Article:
Lilavati awoke to find Manas at her back, as usual. She sat up, wincing as she pushed herself up. She glanced down to see an angry red mark on her left wrist where the bracelet with her tiger charm usually was. She frowned, and patted around the bedding for it. Her hand encountered the braided silk and she pulled the bracelet out from under the blanket. She gave a sigh of relief as she confirmed the tiny tiger was still intact.
She went to put it on but the burning mark on her wrist made it impossible. She slid it onto her right wrist instead and stood. She lit the fire under the brazier and started breakfast. She frowned, looking at the light she could see through the tent. She opened the door slightly and saw that the sun was farther up than she expected.
“Great Lady, are you and the Great Lord ready to leave so soon?” Ludger asked as he turned away from the few servants already loading supplies into a cart. “We’re not quite ready to break down the camp. Most people are still getting up.” He laughed. “The storm kept too many of us awake.”
Lilavati joined in the laughter. “No, we are not prepared to depart this place yet. I was confused by the amount of light. I am not accustomed to rising past the normal time.”
“No one is, which is why it’s amusing to me,” Ludger said. “Just let us know when you’re ready and we’ll get your things into the cart.”
Lilavati stepped back inside the tent and sealed the door. She turned around and was caught in her beloved’s arms. He kissed her passionately. “My katali,” he murmured, tangling her hair in his hands.
“Sikha,” she whispered, pressing against him. She could feel his desire and it sent fire through her blood.
He pulled back abruptly, chest heaving. He wasn’t wearing his binder and she could see that the curse marks had actually retreated a little. What he’d gained during the incident with Theda and her assassins was gone.
“I can’t do this,” he muttered. “I want you so badly, but the Twelve will add to our already considerable difficulties if I take you without being properly married.”
“Call for the acolyte,” Lilavati said. “Once you dress.”
“Why?” Manas asked as he started bathing.
“What if she has the ability to do the ceremony to bind us together?” Lilavati asked. “Must we have all of the trappings of the celebration? Or might we not do it in private, with only a few to witness it.”
Manas turned to face her, eyes wide. “You’d marry me here, now, with no celebration, no grand ball or feast. It would just be the two of us and what witnesses the acolyte requires.”
“I need no such things,” Lilavati said, her cheeks heating as she pulled on one of her Northern gowns. “So long as I am able to be bound to you, that is all I wish.”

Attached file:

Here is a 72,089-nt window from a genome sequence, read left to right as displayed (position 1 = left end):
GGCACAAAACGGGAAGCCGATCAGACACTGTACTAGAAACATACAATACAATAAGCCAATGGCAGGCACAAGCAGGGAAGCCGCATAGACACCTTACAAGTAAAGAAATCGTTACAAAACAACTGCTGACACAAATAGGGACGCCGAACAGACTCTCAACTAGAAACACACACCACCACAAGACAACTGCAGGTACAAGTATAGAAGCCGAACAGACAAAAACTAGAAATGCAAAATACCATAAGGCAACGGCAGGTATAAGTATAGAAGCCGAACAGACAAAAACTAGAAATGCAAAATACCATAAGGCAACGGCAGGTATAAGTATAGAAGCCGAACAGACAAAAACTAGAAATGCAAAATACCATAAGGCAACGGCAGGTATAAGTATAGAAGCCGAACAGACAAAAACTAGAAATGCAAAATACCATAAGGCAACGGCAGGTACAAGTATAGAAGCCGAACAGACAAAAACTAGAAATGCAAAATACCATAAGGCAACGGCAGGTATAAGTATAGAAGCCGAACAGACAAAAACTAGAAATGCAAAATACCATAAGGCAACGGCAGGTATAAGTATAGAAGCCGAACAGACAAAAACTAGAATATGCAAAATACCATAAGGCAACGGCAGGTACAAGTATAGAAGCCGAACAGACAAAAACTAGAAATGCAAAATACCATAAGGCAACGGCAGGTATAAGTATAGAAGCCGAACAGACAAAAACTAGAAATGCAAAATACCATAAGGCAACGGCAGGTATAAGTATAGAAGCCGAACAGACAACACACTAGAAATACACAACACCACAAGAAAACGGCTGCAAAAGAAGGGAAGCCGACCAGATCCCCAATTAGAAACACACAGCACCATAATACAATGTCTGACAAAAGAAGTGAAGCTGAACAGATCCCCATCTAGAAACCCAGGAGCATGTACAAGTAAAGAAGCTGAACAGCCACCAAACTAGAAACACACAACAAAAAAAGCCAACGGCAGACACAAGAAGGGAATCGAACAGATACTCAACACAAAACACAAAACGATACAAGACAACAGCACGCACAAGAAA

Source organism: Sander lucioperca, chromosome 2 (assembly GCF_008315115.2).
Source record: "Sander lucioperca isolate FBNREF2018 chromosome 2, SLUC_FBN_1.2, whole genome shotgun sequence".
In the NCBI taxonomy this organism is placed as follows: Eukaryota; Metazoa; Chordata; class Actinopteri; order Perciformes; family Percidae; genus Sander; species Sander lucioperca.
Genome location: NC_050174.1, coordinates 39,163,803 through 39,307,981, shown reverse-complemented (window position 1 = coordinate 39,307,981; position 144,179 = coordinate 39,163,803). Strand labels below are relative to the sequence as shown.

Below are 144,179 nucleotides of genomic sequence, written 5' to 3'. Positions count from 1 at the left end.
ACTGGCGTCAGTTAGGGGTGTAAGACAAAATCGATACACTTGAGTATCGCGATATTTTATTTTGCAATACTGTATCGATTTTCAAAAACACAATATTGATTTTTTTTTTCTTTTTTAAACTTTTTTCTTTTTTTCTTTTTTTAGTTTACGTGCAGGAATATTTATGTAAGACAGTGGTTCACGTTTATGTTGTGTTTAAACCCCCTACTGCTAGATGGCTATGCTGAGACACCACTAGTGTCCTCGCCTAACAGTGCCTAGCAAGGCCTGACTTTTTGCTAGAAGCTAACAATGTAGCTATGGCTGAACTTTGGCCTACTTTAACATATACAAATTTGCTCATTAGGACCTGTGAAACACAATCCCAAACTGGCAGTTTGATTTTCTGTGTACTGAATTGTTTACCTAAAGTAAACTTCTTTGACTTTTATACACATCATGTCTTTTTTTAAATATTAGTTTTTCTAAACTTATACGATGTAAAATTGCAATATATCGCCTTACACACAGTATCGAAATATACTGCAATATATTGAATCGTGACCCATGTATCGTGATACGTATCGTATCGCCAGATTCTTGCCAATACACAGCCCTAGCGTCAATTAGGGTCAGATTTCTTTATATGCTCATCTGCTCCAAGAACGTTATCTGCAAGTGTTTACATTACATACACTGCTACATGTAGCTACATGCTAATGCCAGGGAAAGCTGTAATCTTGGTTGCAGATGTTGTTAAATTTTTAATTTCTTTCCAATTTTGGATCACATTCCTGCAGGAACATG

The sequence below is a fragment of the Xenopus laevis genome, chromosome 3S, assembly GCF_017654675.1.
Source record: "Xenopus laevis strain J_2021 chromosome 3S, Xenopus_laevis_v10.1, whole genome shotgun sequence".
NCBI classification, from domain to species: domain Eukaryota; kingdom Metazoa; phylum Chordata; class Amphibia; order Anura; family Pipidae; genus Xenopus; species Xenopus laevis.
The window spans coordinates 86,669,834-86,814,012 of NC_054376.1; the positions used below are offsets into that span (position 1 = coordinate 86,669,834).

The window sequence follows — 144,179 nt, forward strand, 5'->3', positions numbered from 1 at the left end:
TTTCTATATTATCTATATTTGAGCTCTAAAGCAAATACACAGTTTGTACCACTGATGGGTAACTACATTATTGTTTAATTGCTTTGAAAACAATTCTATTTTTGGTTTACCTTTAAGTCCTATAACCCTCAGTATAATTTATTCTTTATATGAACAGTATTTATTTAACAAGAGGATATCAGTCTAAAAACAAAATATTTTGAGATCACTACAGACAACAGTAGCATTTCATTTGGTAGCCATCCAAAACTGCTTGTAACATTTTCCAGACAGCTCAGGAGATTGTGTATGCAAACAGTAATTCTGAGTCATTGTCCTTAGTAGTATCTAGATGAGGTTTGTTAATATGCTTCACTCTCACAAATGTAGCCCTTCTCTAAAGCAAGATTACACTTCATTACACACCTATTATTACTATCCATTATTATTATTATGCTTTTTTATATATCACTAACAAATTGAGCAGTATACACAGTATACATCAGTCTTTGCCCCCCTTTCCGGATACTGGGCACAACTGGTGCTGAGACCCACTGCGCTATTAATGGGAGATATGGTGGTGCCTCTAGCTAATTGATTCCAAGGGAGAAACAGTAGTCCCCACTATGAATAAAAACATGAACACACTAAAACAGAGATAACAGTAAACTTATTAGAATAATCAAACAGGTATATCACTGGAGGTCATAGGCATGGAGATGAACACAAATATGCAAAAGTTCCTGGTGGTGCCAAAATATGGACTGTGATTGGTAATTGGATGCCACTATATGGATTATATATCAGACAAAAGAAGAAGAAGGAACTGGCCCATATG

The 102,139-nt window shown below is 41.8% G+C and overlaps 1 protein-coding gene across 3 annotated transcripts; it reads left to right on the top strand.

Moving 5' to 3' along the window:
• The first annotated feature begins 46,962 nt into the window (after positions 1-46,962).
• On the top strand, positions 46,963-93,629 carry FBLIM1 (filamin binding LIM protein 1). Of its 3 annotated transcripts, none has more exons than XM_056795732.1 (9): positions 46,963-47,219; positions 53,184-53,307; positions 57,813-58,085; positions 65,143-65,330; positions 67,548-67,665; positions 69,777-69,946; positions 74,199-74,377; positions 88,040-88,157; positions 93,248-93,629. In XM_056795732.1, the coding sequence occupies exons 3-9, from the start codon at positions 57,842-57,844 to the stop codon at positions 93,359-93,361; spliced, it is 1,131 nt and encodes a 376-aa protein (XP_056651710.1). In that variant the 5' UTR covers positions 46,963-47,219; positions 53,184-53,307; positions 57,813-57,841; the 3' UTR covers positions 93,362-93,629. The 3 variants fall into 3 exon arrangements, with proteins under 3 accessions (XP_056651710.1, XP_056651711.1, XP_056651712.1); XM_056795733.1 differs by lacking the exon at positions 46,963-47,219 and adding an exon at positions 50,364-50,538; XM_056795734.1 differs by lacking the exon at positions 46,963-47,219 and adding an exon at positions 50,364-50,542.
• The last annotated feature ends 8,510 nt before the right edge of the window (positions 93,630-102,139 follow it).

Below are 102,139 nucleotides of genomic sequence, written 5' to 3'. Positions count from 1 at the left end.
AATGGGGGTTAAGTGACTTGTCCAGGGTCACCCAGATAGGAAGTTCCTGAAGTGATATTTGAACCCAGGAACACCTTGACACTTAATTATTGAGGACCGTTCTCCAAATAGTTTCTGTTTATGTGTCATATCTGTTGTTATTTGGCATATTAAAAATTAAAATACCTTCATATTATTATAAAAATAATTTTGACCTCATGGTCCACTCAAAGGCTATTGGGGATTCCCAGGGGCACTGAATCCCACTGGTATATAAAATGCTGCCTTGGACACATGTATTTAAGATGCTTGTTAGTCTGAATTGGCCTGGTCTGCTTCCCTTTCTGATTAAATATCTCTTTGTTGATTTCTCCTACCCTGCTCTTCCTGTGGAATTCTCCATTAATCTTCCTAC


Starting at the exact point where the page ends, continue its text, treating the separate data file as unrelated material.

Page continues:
Manas finished dressing and strode out of the tent. He returned a short while later with Ludger and the acolyte. “Ariane, I have a question for you,” Manas said. “I know you haven’t taken your final vows, but I also know that there are things you can do even without them. Are you able to do the ceremony that marries people?”
Ariane blinked. “I believe so,” she said. She gasped. “You wish me to wed the two of you here, now. To do it outside a temple, on unconsecrated ground.”
“You don’t need that to perform a wedding ceremony, Ariane,” Ludger said. “I’ve seen plenty of weddings take place with a preester in fields, village squares, and even places consecrated to foreign gods. You can do it here in this tent.”
“You’d need at least one witness,” Ariane said.
“That’s most likely why he brought me here,” Ludger said. He turned a speculative eye on Manas. “I have a feeling I know at least one reason you’re doing this.”
“There are many reasons why I wish to wed my katali,” Manas said. He swallowed hard. “One of them is the Halls of the Damned.”
Ludger nodded. “Ariane, marry them.”
Ariane pursed her lips. “I don’t know though. This isn’t the normal way of doing things.”
“You’ll learn that the ordinary methods of doing things don’t matter in my domain,” Manas said. “Nor do they matter in my company. I do as I please, within the limits placed on us by the Twelve. If this is permitted by the Twelve – which it seems it is – then I desire you to do this.”
“As you wish, Great Lord,” Ariane said with a sigh. She drew a contract out of her belt. “Ludger, you should read this and make sure it’s right. I’ve only ever written a few of these for the High Preester and I’m not entirely certain hers were correct.”
Ludger took the velum from her and read what was written. “It’s all in order, Ariane,” he said. A light flashed and the velum glowed blue for a moment before the light faded. “And now it’s not bespelled.”
Ariane smiled gratefully. “I didn’t want to do anything that would hurt the Great Lord and the Great Lady,” she said. She turned to Manas and Lilavati. She looked Lilavati straight in the eye. “Do you wish this as well, Great Lady?”
“I do,” Lilavati said in a ringing voice.
“I’ll skip the usual homily on the sanctity of marriage,” Ariane said. “You two seem to understand each other far better than most couples do.”
Manas glanced at Lilavati. “We’ve learned a lot about each other in these past few weeks.” Lilavati nodded her agreement.
“The Twelve don’t look favorably on those who choose violence and anger to enforce decisions in a union. You must use words and reason to get your point across. Never let your faith in each other and in the Twelve waver. Hold tight to each other, in both dark times and light. Let nothing break your bond, not even death.” She frowned, closing her eyes and mouthing the words. Then she smiled and opened her eyes once more. “May the Twelve bless your union with love, light, laughter, and peace. May you find yourselves granted with the children you desire and the life you wish. So mote it be.”
“So mote it be,” Manas murmured. Lilavati did the same. All three of them signed the contract.
“It’s done, Great Lord,” Ariane said. “You and the Great Lady are now wed.”
to be continued…